Out on the impeccably neat plaza of the Walt Disney Concert Hall in downtown Los Angeles, home to one of the world’s finest orchestras, hip-hop is booming out of a nearby speaker. A few runners are here, doing those things runners do while they wait: stretch, sip water, sit around, adjust their phone holders. It’s about the only thing going on as far as you can see—by 9:30 p.m., this corner of downtown in this famously car-choked city is dead still. But every minute, dozens of more runners keep materializing like a flash mob: sometimes alone, sometimes in pairs or groups.
Soon there will be hundreds here on this warm spring Monday night, all here to run together through a sleeping city.
This is not a race, but there is a destination: a very, very large mural a couple miles away. It’s the two things this running group that calls itself BlacklistLA was founded upon—running and street art—and it’s caught fire.
Two years ago, there were 11 people on the group’s first run. Tonight there are easily 200. Some of the weekly Monday evening runs draw more than 300. It’s not hard to see why: This urban running adventure gives people a reason to look forward to Mondays, to meet other people, and to explore the many hidden corners of this massive city on foot.
“We always say that they show up for the art, but they stay and continue to show up for the community,” says Erik Valiente, the friendly, cherubic-faced founder of BlacklistLA, who rides up on a 10-speed with a messenger backpack from which hangs a big camera with a giant flash. In addition to the thrill of running together at night, it’s the evening timing—with less traffic and many people off of work—that makes such a large gathering possible.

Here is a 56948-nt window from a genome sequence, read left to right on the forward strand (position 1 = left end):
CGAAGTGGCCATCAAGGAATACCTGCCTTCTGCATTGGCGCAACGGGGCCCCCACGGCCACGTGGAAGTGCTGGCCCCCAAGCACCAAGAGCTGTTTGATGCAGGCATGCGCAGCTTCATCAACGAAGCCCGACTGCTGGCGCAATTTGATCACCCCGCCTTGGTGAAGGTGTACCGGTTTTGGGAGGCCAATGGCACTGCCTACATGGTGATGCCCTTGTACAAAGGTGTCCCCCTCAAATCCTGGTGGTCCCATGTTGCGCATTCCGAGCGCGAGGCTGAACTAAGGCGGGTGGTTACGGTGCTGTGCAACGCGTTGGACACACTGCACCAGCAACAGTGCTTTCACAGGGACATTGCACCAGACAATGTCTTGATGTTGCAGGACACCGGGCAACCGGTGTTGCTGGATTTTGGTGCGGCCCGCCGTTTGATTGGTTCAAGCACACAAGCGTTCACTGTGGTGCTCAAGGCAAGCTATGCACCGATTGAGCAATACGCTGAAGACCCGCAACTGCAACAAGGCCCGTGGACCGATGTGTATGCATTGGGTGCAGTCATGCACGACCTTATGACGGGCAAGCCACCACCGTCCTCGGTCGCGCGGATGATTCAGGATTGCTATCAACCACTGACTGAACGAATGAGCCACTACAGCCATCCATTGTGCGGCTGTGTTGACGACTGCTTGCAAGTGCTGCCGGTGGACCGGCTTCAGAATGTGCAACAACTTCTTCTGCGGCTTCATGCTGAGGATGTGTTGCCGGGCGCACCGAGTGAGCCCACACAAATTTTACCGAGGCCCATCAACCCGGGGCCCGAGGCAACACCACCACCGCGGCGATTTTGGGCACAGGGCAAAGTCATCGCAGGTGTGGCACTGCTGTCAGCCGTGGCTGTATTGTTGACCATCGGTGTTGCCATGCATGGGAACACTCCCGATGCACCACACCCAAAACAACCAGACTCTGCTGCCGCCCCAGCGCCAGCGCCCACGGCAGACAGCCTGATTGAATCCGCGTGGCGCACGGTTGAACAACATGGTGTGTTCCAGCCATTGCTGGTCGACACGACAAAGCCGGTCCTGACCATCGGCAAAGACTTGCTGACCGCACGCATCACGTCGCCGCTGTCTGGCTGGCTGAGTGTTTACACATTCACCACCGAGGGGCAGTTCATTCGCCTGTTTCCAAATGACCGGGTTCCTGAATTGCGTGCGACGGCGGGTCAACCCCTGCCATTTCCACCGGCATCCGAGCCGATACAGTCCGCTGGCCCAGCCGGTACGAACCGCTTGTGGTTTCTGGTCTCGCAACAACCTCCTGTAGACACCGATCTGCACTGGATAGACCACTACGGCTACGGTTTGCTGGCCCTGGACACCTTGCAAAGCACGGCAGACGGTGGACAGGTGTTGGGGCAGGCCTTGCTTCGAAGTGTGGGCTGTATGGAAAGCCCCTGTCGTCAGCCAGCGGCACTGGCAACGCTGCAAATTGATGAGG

As group running with a social bent continues to grow around all kinds of lifestyle pursuits—beer, tourism, dating—art may at first seem like an unlikely pairing. But it’s not. “It’s part of the experience of an urban runner,” says renowned art dealer Jeffrey Deitch, an avid runner himself, about street art. “Often, this is people’s first experience with ambitious artwork.”
And as running groups go, BlacklistLA seems to do everything right to cater to a 21st century runner’s needs and desires: It turns exercise into a shared experience; offers a chance to explore the city, with great Instagram opportunities; plus Valiente posts a bunch of ready-to-share photos of runners by the time they wake up on Tuesday. It seems to touch on many of the Millennial generation’s stereotypes.
But the hundreds that show up aren’t all in their 20s. There are people of all colors, males and females (though far more guys), newbie runners and chiseled marathoners. Even the dogs, maybe 10 or so brought along by their owners, are diverse—from silky-furred lap dogs to eager-looking pit bulls. And while Valiente and his co-founders are Los Angeles natives, I meet a guy from Canada who just moved to the city today. He’s out here tonight to meet people.
In fact, for Valiente, this is the entire point of BlacklistLA: A chance for Angelenos to better know their city, as well as each other.